However, while supporters’ trusts were a crucial first step towards redressing the exploitation of football fans by an ownership caste increasingly comprised of the global super-rich, they have thus far been unable to make any serious progress in changing the substance of the game. And while Labour under Ed Miliband and latterly Corbyn have made occasional, if meaningful, forays into football culture — for example, by supporting the Hillsborough Justice Campaign, and reiterating the commitment to channel 5% of TV revenue into grassroots initiatives — for the most part the movement towards commercialism and plutocracy in the Premier League in particular has continued apace.
Outside the mega-rich ‘top 6’ clubs of English football (and even sometimes within them), large numbers of supporters feel a mixture of anger and apathy at the way their community heritage has been hollowed out, leaving behind an expensive, soulless game dominated by multi-million deals and players with little emotional attachment to their clubs or fans.
This is why the renewal of the Labour campaign for supporter empowerment heralded this week is so timely. In addition to the 5% TV revenue commitment, and a proposal to guarantee that the Women’s World Cup is free-to-air, Labour is now promising to provide legislation that will go way beyond the mere maintenance of supporters’ trusts, and actually give them the legal means to exert power over their clubs.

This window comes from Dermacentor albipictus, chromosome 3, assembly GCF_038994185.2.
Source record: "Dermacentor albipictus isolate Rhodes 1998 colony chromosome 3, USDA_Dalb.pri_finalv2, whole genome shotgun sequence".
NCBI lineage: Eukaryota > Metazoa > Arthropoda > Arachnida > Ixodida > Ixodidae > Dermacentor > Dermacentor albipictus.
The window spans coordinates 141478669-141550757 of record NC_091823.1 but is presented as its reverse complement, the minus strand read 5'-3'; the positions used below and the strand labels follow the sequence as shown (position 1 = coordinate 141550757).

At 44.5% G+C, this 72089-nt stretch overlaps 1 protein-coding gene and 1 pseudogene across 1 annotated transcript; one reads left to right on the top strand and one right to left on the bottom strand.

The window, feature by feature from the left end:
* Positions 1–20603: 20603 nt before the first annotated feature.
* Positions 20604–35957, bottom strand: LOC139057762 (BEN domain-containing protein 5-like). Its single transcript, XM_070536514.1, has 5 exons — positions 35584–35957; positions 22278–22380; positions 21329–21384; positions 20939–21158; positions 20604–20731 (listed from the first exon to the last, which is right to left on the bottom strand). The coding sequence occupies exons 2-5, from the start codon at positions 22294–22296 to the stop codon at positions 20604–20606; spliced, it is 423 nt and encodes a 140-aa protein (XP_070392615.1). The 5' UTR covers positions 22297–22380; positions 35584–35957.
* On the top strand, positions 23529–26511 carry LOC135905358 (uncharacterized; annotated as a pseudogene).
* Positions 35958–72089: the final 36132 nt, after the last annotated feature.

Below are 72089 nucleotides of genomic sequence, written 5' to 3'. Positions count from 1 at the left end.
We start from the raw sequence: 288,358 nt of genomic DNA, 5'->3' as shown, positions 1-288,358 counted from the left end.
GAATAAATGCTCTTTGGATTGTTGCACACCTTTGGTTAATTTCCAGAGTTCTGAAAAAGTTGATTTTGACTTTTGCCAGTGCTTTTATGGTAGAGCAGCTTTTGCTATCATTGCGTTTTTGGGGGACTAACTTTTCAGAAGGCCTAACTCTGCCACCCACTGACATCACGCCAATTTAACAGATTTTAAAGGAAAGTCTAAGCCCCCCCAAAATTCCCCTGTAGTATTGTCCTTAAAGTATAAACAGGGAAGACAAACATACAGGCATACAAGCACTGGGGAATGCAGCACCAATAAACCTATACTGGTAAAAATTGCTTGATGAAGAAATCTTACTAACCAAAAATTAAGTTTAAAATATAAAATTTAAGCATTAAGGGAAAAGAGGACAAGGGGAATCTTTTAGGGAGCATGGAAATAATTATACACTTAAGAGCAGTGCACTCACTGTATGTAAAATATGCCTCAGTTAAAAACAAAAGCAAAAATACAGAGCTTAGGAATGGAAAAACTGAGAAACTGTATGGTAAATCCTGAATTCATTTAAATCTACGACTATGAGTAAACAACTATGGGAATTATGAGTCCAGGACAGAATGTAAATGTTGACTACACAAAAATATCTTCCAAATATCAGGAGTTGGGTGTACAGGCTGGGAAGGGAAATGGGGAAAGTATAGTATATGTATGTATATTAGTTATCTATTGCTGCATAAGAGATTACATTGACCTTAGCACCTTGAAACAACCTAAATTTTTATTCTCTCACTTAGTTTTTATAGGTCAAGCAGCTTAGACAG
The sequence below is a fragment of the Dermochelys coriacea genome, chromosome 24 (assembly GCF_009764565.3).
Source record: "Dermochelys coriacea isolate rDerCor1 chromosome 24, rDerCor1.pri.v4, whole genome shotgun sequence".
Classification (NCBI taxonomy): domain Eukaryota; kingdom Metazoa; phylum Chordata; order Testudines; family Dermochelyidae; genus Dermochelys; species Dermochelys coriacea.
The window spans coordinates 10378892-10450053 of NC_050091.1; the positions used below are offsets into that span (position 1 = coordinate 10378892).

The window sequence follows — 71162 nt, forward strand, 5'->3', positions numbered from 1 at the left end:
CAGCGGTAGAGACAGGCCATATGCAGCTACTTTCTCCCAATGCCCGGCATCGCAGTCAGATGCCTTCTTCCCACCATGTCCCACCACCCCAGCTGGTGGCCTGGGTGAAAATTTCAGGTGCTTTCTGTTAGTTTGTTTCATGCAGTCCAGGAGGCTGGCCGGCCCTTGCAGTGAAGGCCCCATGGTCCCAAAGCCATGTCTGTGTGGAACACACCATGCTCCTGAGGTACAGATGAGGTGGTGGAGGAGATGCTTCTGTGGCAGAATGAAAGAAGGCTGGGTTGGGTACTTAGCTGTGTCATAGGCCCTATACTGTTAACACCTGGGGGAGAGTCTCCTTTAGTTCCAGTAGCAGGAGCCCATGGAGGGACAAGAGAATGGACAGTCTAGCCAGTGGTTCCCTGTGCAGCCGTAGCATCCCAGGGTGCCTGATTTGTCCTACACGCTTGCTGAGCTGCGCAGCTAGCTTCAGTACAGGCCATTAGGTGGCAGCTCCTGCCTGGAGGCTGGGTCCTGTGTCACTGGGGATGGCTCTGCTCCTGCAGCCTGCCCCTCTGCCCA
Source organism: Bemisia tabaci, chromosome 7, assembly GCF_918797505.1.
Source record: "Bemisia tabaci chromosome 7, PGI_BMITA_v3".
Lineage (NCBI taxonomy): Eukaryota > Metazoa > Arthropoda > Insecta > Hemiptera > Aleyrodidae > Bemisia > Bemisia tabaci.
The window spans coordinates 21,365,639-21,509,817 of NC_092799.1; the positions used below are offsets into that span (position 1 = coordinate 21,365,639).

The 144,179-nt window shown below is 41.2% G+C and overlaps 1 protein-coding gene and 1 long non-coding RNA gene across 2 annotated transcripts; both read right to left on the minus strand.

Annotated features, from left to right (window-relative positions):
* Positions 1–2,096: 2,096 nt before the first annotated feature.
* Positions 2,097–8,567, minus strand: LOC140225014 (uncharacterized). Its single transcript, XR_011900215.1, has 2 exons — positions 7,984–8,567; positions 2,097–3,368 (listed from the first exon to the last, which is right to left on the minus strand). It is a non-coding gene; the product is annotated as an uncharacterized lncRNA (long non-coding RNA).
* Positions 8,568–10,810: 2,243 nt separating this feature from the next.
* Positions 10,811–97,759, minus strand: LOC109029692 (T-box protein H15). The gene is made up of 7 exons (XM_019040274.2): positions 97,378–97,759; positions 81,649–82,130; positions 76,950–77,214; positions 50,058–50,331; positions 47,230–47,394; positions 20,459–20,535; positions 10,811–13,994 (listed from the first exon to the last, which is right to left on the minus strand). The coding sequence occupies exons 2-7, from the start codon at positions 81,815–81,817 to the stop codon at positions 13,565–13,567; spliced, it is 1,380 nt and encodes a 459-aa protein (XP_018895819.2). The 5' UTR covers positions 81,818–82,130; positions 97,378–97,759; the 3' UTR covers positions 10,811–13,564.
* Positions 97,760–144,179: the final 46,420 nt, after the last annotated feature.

Labour’s new proposals would ensure that trusts have the right to appoint and sack at least two members of their club’s directorship, and buy shares in a club when it changes owners. These might only herald the beginning in the move towards a more collective ownership of the beautiful game – but, in an age where the power in football is increasingly concentrated among a super-wealthy elite, they are momentous. Their symbolism shouldn’t be underestimated.
The renewal of the supporters’ trust model shows how Labour can make good on a long-running, pragmatic and organic campaign to counter corporate elites and empower communities. A notable detail of Corbyn’s meeting with supporters’ groups in Newcastle this week was the fact that he was accompanied by MP for Newcastle Central, Chi Onwurah, as well as Wansbeck MP Ian Lavery.
Both Onwurah and Lavery have been outspoken in their opposition to Mike Ashley’s regime at Newcastle, and their shared support for the new proposals, despite representing differing strands of party opinion, suggests one way in which MPs might come together on the ground of radical policies emerging from the margins of its history post-Blair.
Secondly, and most importantly, the renewed focus on football has enormous potential because it shows how Labour can develop a populist cultural offer to the electorate, without retreating into Blue Labour-style social conservatism. For all that this year’s radical conference proposals will — if implemented — dramatically improve the lives of millions of working-class people, it remains the case that Labour has not yet won over the hearts and minds of large portions of the electorate.
Rather than talking tough on immigration and glorifying the armed forces, a far better route to mass popularity would be the radicalisation of everyday popular culture. At the heart of this cultural populism, we would do well to put emphasis on our proletarian modernist heritage, and its redeemable living legacy in the beautiful game.